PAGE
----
I don’t know anything about the woman in the photo, perhaps one day, if enough people share this post, she’ll be famous and have her own range of toiletries.

Meanwhile, King House is now a tourist attraction and cultural centre.

You can find more information here.

Introducing Clarence Houlihan

Clarence has a dream: to escape the world of contract killing and start a little musical theatre, for kids, so they can make something of themselves. Every job he does is money in the bank, food on the table. If he had to, Clarence could lay his hands on two million dollars, all earned.

ebook available here.

Russian Book Deal, (Maybe, Baby!)

She’s the woman of his dreams. He’s the man of her nightmares.

Online Cupid ebook cover

A publisher in Russia has expressed interest in a couple of my books, but they want to read a synopsis first. I’ve never had to write a synopsis for one of my books before, not as easy as I expected, probably as a result of me overthinking it. Anyway, this is what I wrote for Online Cupid:

When Rose Healy kissed her daughter goodbye, and left for work, she thought it was a day like any other. But Rose never arrived at her office.

She came to, shackled to a chair, in a room without windows, at the mercy of a man who insists they met on a dating website. He was looking for love and thought he had found it in her.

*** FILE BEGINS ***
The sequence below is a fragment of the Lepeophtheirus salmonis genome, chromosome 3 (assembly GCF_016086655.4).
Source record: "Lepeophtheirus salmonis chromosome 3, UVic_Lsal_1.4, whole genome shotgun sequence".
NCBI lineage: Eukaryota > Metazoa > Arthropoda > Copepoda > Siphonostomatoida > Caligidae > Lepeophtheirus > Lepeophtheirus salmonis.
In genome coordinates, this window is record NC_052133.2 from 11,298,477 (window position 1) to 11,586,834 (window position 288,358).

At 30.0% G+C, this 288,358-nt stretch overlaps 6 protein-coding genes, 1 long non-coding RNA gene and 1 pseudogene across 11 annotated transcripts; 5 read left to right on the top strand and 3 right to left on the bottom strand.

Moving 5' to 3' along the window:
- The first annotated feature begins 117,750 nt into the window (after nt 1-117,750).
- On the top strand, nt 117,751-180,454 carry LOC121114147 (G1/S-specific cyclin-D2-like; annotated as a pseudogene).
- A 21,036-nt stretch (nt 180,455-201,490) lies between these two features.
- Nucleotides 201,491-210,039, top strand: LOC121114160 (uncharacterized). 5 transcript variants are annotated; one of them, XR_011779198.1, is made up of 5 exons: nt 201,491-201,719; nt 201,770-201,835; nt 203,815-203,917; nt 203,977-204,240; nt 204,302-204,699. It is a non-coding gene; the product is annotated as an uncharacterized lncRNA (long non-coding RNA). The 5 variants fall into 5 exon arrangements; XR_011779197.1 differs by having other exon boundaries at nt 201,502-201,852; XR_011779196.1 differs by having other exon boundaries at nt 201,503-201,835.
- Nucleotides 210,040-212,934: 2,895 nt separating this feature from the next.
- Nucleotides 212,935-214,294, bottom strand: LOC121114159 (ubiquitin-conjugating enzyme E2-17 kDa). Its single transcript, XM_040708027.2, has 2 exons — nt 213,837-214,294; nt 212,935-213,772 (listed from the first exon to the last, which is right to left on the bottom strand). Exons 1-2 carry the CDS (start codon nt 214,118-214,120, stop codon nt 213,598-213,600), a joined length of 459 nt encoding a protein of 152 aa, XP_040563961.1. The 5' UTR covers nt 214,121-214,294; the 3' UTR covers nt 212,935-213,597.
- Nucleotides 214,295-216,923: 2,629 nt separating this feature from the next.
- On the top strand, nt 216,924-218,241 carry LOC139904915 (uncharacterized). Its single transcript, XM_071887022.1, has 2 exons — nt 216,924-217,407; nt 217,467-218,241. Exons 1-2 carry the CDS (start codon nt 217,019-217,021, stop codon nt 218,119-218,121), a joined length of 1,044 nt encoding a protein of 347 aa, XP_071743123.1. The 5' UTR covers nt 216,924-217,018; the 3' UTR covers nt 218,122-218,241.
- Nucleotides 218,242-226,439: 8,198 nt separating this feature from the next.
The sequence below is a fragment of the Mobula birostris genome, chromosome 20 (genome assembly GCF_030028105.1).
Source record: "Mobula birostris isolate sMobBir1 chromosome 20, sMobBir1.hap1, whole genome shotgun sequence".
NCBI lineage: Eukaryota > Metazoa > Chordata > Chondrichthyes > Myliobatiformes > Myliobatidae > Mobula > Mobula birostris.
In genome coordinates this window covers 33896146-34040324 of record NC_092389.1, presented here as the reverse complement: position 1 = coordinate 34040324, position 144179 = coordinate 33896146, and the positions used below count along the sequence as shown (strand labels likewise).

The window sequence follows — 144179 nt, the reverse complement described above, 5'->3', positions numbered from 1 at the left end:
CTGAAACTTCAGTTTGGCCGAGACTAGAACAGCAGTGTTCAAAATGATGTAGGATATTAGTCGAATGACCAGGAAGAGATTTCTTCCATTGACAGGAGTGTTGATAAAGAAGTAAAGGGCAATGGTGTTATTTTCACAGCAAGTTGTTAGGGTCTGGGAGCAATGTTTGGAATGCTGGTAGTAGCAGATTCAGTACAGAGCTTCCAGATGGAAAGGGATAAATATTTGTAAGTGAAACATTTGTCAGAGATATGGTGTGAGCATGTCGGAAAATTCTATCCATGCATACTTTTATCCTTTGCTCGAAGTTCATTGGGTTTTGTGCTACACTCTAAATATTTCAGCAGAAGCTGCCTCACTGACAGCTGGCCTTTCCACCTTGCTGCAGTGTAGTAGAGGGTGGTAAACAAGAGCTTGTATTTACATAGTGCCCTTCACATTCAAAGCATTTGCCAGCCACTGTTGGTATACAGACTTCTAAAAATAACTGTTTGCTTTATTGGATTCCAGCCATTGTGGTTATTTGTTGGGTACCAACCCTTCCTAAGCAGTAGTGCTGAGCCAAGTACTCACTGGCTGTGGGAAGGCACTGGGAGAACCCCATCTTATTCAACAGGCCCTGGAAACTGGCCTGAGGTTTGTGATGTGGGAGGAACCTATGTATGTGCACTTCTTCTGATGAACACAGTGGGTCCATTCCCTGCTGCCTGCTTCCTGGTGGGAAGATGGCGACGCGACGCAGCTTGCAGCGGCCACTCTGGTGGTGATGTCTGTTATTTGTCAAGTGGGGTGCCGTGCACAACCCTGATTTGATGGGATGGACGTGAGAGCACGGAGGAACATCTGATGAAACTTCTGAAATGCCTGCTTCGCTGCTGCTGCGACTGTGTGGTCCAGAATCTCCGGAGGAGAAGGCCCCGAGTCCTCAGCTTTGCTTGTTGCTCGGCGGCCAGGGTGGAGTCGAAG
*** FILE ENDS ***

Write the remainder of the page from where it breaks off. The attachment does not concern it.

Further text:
He had only to buy an upgrade, a paid subscription to the site, in order to contact her. When he did, he never heard from her again. Now he wants to know why.

Rose insists she knows nothing about it; she’s not part of any dating site. But he has her personal information, and pictures of her in the nude.

Is Rose telling the truth? If she is, then who sent her pictures to this man, and why?

As the interrogation continues, a battle of wits ensues, with the balance of power shifting between captive and captor as Rose tries to find a way to get home to her daughter.

Ps. This does not mean I’ll be voting for Trump! I know I don’t actually have a vote, but I suspect that won’t stop a lot of people voting for him! Didn’t that happen with a previous President? Or am I thinking of a cartoon?

It will be interesting to see how things progress. I’m told that if I’m not careful I could be cancelled; that the book has enough triggers to make Gandhi go on a killing spree!

Online Cupid is available here.

Work in Progress

I thought it was about time I shared some of the work in progress. This is from chapter 10.

John opened the sitting room door to find Fats Waller on TV, singing about the spider and the fly. Mary, asleep on the couch, snored along. John stood in the doorway, watching her; feeling all of the life they had shared. He had seen her sleeping many times; he had seen her sick, happy, sad, fat; he held her hair back while she puked morning sickness into the toilet. But watching her this morning he was overwhelmed with joy that she was his; that even when they fought, and in the early days there had been many fights, fights where she had thrown him out, fights where he had thrown her out; even through that, there had been the quick knowledge of love, not showy but constant, and he marvelled now at how rich that love had made them.